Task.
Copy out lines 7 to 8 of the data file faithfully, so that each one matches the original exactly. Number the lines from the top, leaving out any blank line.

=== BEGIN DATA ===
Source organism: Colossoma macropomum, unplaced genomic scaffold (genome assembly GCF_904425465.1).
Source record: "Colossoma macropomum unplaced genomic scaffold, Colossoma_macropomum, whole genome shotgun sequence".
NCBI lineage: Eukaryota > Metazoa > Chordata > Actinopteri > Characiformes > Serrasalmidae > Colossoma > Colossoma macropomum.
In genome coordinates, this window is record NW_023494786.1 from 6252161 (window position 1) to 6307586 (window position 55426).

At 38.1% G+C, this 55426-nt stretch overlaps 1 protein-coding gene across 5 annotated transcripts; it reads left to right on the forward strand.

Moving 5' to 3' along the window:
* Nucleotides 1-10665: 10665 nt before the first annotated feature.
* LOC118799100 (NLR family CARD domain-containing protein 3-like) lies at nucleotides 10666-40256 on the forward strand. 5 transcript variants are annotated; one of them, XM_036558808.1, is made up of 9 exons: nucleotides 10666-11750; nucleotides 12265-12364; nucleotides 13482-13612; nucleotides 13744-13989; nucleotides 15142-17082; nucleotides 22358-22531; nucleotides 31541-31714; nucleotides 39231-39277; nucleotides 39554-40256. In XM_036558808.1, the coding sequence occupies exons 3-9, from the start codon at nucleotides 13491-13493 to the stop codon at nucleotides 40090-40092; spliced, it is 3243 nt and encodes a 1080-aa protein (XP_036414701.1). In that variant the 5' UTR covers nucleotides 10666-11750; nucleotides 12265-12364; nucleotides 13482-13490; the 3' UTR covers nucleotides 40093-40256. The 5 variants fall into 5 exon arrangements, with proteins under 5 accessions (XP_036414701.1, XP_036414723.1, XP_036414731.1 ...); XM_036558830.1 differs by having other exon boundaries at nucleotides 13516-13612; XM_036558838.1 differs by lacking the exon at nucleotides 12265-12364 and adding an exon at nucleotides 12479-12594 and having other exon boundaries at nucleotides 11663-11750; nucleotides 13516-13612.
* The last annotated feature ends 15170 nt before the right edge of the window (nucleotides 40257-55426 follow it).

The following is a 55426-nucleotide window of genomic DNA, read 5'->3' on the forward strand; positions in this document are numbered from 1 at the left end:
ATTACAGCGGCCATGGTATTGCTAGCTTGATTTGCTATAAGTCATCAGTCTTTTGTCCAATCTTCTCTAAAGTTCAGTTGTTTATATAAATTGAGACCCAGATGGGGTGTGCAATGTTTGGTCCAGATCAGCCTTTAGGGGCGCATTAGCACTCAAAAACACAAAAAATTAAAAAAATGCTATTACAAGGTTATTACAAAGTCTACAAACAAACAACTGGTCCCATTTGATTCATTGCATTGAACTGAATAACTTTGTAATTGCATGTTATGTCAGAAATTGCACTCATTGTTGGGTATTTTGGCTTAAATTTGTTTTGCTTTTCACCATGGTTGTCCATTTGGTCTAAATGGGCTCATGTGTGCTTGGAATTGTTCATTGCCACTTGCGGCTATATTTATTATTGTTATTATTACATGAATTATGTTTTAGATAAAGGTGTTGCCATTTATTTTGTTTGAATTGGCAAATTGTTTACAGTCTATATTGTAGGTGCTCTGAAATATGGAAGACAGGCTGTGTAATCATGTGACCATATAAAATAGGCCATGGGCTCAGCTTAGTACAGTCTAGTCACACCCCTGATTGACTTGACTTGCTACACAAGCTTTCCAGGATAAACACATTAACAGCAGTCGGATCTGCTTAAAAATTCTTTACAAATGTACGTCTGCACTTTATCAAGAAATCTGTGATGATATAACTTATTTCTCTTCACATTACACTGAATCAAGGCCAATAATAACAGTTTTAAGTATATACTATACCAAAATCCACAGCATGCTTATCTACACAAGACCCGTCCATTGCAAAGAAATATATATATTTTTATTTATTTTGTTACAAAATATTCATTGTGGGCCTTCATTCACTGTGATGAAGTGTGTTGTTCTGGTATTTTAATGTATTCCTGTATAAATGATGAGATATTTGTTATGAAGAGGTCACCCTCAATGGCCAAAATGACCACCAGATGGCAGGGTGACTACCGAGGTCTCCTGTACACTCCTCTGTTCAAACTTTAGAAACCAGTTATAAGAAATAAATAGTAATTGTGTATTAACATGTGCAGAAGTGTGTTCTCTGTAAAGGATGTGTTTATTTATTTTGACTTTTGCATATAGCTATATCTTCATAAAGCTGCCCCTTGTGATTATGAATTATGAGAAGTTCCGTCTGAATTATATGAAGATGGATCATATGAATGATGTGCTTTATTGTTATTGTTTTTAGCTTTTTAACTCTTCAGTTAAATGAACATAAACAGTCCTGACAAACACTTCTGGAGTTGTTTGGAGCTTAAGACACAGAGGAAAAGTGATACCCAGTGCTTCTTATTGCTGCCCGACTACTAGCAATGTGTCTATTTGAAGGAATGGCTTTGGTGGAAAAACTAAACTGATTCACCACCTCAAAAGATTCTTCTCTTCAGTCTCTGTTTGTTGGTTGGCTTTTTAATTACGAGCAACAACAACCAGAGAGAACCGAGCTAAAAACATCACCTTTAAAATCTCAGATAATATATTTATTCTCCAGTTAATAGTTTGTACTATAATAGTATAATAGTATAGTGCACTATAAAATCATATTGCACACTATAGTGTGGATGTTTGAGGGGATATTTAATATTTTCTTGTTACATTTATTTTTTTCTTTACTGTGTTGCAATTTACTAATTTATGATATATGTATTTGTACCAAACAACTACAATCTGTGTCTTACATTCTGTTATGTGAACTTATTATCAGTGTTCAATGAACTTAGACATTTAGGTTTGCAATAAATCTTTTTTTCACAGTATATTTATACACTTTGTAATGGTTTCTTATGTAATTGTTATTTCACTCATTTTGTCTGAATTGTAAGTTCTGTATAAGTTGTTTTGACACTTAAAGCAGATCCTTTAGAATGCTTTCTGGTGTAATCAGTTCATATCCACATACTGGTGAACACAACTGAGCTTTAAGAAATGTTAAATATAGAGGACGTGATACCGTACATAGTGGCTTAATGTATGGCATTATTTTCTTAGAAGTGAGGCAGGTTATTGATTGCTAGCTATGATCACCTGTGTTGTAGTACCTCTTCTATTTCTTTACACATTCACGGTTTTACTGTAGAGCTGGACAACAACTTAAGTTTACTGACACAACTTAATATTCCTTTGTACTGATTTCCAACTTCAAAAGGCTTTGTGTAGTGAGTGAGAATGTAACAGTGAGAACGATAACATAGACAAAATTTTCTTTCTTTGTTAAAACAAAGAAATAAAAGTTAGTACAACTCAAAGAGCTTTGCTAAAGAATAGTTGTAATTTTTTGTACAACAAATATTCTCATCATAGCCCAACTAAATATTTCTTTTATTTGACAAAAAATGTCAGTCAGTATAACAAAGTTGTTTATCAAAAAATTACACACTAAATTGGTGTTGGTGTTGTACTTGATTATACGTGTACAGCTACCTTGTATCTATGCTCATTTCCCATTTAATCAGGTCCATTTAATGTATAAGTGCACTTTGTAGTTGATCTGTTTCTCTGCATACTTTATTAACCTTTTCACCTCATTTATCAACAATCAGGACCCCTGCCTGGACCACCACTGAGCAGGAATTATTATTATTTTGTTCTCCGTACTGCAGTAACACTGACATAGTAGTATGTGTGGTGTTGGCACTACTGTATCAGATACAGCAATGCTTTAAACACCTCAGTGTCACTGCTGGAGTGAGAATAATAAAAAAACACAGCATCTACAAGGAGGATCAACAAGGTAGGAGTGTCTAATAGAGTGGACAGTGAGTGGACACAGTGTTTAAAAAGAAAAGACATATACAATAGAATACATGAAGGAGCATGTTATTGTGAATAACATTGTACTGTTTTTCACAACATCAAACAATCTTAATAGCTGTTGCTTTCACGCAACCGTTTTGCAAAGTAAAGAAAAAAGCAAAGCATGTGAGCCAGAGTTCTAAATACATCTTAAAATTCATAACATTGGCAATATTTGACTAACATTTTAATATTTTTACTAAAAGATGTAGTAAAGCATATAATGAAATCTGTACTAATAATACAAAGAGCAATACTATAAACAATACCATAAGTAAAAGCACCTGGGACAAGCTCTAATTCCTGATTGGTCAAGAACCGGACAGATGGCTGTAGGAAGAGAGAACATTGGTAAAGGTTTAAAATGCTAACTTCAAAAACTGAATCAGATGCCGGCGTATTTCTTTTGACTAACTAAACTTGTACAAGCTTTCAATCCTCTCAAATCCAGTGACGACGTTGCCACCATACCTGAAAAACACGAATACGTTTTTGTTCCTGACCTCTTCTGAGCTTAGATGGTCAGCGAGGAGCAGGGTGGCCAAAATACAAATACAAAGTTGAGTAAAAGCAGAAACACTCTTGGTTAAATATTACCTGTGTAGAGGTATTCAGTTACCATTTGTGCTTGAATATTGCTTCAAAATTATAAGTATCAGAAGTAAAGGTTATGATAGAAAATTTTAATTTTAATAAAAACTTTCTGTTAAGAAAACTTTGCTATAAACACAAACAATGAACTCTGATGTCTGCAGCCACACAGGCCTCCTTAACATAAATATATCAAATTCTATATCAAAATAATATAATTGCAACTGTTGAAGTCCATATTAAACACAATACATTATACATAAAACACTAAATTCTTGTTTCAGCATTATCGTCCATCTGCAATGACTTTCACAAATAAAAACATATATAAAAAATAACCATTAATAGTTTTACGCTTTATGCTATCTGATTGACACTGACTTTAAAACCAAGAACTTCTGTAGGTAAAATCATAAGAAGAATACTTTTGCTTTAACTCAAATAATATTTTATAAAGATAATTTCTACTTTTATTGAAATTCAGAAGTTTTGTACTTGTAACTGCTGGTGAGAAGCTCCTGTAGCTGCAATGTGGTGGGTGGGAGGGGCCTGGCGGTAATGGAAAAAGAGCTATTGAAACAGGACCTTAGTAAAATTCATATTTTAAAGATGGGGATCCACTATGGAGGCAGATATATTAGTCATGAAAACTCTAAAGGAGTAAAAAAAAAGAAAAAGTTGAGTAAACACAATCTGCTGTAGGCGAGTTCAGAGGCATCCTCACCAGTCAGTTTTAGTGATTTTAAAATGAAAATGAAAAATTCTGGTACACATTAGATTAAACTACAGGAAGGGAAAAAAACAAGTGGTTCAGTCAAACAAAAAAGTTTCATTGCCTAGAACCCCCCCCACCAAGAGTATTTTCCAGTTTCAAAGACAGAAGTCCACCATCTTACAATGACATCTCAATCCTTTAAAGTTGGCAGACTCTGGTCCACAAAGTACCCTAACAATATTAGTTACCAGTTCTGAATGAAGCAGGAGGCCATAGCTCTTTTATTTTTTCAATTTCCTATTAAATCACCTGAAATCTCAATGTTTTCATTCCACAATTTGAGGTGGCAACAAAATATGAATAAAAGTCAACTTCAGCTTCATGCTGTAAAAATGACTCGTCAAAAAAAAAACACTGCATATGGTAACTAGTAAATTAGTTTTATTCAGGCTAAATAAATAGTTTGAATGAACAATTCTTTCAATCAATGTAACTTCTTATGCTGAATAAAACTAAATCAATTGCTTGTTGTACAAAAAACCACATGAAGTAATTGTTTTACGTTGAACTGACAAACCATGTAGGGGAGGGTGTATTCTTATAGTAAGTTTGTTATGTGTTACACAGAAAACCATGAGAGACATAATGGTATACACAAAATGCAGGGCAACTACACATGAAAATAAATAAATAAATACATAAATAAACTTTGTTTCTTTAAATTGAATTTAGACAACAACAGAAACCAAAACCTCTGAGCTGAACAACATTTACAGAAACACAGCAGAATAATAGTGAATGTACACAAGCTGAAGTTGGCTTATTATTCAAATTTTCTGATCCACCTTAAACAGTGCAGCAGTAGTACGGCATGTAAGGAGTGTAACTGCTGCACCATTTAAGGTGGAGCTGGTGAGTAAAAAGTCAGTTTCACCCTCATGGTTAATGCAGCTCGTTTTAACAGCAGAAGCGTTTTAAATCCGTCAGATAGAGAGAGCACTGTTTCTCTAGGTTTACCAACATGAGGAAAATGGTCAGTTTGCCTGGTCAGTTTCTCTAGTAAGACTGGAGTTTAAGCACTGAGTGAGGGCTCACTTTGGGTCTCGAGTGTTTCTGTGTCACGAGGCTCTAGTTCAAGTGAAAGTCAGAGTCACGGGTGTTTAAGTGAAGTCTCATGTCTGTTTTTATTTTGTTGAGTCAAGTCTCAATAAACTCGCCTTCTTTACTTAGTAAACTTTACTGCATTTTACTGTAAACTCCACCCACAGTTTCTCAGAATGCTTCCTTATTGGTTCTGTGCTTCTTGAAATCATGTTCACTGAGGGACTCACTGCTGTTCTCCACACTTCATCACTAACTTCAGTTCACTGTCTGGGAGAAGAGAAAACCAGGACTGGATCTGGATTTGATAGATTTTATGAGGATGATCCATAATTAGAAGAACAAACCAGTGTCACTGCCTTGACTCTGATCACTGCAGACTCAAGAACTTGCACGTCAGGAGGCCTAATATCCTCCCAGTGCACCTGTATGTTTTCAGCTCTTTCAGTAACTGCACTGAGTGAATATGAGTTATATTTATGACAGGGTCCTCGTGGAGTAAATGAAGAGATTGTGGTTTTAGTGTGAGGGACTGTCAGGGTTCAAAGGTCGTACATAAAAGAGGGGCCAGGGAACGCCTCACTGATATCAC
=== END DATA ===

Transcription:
* Nucleotides 1-10665: 10665 nt before the first annotated feature.
* LOC118799100 (NLR family CARD domain-containing protein 3-like) lies at nucleotides 10666-40256 on the forward strand. 5 transcript variants are annotated; one of them, XM_036558808.1, is made up of 9 exons: nucleotides 10666-11750; nucleotides 12265-12364; nucleotides 13482-13612; nucleotides 13744-13989; nucleotides 15142-17082; nucleotides 22358-22531; nucleotides 31541-31714; nucleotides 39231-39277; nucleotides 39554-40256. In XM_036558808.1, the coding sequence occupies exons 3-9, from the start codon at nucleotides 13491-13493 to the stop codon at nucleotides 40090-40092; spliced, it is 3243 nt and encodes a 1080-aa protein (XP_036414701.1). In that variant the 5' UTR covers nucleotides 10666-11750; nucleotides 12265-12364; nucleotides 13482-13490; the 3' UTR covers nucleotides 40093-40256. The 5 variants fall into 5 exon arrangements, with proteins under 5 accessions (XP_036414701.1, XP_036414723.1, XP_036414731.1 ...); XM_036558830.1 differs by having other exon boundaries at nucleotides 13516-13612; XM_036558838.1 differs by lacking the exon at nucleotides 12265-12364 and adding an exon at nucleotides 12479-12594 and having other exon boundaries at nucleotides 11663-11750; nucleotides 13516-13612.